NAIROBI, April 29 (Reuters) – Kenya’s and Nigeria’s currencies are expected to trade within existing ranges in the coming week, analysts and traders said. Tanzania’s currency is seen holding steady, while Uganda’s is expected to firm.
The naira is seen range-bound next week as the central bank tries to boost forex sales through direct interventions to local firms and foreign investors, traders said.
The currency traded within a range of 410.46 naira to 422 naira on the over-the-counter spot market on Thursday after the central bank last week re-priced its futures rate upwards and sold dollars to foreign investors.
The naira was quoted at 485 per dollar on the black market on Thursday, a level it touched last week. It remains flat on the official market, which is backed by the central bank, at 381 naira, where it has been stuck since last July.
Tanzania’s shilling is expected to hold steady next week as demand for the U.S. dollar from oil and manufacturing importers will be offset by inflows from foreign direct investments.
Commercial banks quoted the shilling at 2,310/2,324 on Thursday, the same levels recorded a week earlier.
“We expect the shilling to remain stable, supported by expected inflows from Chinese investors,” said Terry Karanja, a treasury associate at AZA, a Nairobi-based FX trading firm.
Kenya’s shilling is also expected to be range-bound in the coming week, depending on the level of demand for dollars from importers, especially on the energy side as companies meet their end-of-month obligations, traders said.
On Thursday, commercial banks quoted the shilling at 107.75/107.95 against the dollar compared with last week’s close of 108.40/108.60.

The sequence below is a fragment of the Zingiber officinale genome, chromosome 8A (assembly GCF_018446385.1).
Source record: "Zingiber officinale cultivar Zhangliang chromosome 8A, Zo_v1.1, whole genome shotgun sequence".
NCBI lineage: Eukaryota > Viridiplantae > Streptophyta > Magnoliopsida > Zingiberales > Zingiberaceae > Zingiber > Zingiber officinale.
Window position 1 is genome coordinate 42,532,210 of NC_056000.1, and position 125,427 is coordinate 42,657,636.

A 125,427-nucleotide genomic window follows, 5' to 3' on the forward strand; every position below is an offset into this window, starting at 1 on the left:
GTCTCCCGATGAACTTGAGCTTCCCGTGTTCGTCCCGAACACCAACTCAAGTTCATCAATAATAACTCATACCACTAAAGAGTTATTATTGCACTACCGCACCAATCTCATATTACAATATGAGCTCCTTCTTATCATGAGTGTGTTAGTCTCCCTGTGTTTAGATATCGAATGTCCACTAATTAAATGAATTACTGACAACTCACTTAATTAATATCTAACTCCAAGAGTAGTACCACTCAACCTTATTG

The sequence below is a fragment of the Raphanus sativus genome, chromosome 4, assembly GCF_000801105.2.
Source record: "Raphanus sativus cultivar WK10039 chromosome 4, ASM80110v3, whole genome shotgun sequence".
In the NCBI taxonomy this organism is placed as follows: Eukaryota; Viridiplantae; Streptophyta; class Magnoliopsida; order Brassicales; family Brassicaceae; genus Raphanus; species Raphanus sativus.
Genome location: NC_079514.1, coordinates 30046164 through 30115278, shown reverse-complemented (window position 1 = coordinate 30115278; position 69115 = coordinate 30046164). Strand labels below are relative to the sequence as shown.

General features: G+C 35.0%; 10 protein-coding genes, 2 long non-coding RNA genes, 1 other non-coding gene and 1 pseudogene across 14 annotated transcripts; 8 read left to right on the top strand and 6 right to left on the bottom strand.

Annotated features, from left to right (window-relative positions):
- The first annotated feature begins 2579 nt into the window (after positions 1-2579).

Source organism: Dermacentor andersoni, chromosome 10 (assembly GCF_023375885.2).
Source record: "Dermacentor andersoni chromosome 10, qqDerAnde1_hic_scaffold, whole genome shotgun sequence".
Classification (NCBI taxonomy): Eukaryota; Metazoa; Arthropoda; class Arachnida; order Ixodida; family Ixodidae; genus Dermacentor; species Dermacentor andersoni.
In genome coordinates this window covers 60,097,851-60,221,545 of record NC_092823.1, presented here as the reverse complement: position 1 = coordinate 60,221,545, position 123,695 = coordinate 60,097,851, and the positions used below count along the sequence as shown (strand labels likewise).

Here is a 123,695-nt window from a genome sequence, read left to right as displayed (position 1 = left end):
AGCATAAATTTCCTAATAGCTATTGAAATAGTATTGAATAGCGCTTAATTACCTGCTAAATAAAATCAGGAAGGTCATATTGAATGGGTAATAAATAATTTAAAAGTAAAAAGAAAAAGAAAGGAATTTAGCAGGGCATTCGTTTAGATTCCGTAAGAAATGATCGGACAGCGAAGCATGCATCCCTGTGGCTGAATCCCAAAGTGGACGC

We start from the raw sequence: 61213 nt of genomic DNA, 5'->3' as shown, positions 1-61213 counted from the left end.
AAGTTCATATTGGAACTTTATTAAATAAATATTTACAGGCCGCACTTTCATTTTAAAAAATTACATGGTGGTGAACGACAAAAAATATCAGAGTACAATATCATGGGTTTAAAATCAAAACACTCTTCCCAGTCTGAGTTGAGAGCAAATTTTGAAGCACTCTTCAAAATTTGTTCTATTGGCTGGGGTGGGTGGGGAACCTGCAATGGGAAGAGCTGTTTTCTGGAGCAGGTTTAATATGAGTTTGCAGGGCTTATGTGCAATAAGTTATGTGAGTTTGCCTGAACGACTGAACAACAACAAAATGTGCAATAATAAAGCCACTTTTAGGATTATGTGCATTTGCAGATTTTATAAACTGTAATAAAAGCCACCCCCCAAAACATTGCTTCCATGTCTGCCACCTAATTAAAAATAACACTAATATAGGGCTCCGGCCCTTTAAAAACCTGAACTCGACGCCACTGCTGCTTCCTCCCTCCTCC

“It is expected to trade within the range of 107.50 to 108.50 in the coming week,” one trader at a Nairobi-based commercial bank said.
The Ugandan shilling is seen extending its gains in the coming days amid low appetite for hard currency from importers.
At 0845 GMT, commercial banks quoted the shilling at 3,590/3,600, compared to last Thursday’s close of 3,605/3,615.
Demand from importers is expected to remain flat, a trader at one commercial bank said.
“I think it has something to do with the overall slump in consumer spending due to the effects of COVID-19,” he said, adding the shilling could trade between 3,575-3,600.
The kwacha is likely to continue trading on the back foot against the dollar in the week ahead as demand for hard currency, driven by factors including debt servicing, continues to surpass supply. On Thursday, commercial banks quoted the currency of Africa’s second largest copper producer at 22.2740 per dollar, marginally down from a close of 22.2300 at the close of business last Thursday. Zambia National Commercial Bank (ZANACO) said in a weekly note, although the central bank was likely to continue with foreign exchange injections, that market conditions still pointed to a troubled Kwacha. (Reporting by Omar Mohammed, Nuzulack Dausen, Elias Biryabarema, Chijioke Ohuocha. Editing by Mark Potter and Elaine Hardcastle)
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